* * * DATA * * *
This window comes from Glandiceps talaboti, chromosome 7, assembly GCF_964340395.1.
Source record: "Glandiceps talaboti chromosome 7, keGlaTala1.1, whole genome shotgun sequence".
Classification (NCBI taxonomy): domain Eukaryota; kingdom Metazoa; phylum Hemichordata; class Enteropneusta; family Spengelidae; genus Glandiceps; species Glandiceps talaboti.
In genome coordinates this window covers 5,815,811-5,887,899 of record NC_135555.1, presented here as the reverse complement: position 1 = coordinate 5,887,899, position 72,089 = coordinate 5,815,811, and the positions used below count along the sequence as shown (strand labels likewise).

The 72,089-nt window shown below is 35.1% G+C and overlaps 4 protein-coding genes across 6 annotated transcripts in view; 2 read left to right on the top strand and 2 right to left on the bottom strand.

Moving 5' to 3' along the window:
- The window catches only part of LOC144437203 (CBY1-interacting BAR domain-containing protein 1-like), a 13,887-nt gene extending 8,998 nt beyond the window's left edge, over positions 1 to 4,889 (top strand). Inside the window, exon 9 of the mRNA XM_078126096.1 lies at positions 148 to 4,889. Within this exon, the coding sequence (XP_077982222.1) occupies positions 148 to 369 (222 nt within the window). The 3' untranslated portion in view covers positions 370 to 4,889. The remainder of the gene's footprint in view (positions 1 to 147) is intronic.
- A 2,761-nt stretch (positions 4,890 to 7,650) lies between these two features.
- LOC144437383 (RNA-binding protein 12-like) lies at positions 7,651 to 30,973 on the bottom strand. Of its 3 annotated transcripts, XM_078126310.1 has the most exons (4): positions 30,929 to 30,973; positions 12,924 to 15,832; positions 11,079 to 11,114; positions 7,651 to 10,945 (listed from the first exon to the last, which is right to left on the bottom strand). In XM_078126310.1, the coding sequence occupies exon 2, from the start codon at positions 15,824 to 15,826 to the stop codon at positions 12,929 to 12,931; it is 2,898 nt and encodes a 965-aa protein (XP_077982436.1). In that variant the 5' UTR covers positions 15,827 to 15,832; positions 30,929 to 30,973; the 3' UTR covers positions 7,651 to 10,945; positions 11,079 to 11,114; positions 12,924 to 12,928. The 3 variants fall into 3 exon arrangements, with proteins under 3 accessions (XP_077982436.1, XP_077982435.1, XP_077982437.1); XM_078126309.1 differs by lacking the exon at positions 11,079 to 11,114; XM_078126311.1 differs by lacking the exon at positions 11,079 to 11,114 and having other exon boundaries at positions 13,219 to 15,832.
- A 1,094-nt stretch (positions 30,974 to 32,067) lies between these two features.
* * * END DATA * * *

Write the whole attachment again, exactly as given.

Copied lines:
This window comes from Glandiceps talaboti, chromosome 7, assembly GCF_964340395.1.
Source record: "Glandiceps talaboti chromosome 7, keGlaTala1.1, whole genome shotgun sequence".
Classification (NCBI taxonomy): domain Eukaryota; kingdom Metazoa; phylum Hemichordata; class Enteropneusta; family Spengelidae; genus Glandiceps; species Glandiceps talaboti.
In genome coordinates this window covers 5,815,811-5,887,899 of record NC_135555.1, presented here as the reverse complement: position 1 = coordinate 5,887,899, position 72,089 = coordinate 5,815,811, and the positions used below count along the sequence as shown (strand labels likewise).

The 72,089-nt window shown below is 35.1% G+C and overlaps 4 protein-coding genes across 6 annotated transcripts in view; 2 read left to right on the top strand and 2 right to left on the bottom strand.

Moving 5' to 3' along the window:
- The window catches only part of LOC144437203 (CBY1-interacting BAR domain-containing protein 1-like), a 13,887-nt gene extending 8,998 nt beyond the window's left edge, over positions 1 to 4,889 (top strand). Inside the window, exon 9 of the mRNA XM_078126096.1 lies at positions 148 to 4,889. Within this exon, the coding sequence (XP_077982222.1) occupies positions 148 to 369 (222 nt within the window). The 3' untranslated portion in view covers positions 370 to 4,889. The remainder of the gene's footprint in view (positions 1 to 147) is intronic.
- A 2,761-nt stretch (positions 4,890 to 7,650) lies between these two features.
- LOC144437383 (RNA-binding protein 12-like) lies at positions 7,651 to 30,973 on the bottom strand. Of its 3 annotated transcripts, XM_078126310.1 has the most exons (4): positions 30,929 to 30,973; positions 12,924 to 15,832; positions 11,079 to 11,114; positions 7,651 to 10,945 (listed from the first exon to the last, which is right to left on the bottom strand). In XM_078126310.1, the coding sequence occupies exon 2, from the start codon at positions 15,824 to 15,826 to the stop codon at positions 12,929 to 12,931; it is 2,898 nt and encodes a 965-aa protein (XP_077982436.1). In that variant the 5' UTR covers positions 15,827 to 15,832; positions 30,929 to 30,973; the 3' UTR covers positions 7,651 to 10,945; positions 11,079 to 11,114; positions 12,924 to 12,928. The 3 variants fall into 3 exon arrangements, with proteins under 3 accessions (XP_077982436.1, XP_077982435.1, XP_077982437.1); XM_078126309.1 differs by lacking the exon at positions 11,079 to 11,114; XM_078126311.1 differs by lacking the exon at positions 11,079 to 11,114 and having other exon boundaries at positions 13,219 to 15,832.
- A 1,094-nt stretch (positions 30,974 to 32,067) lies between these two features.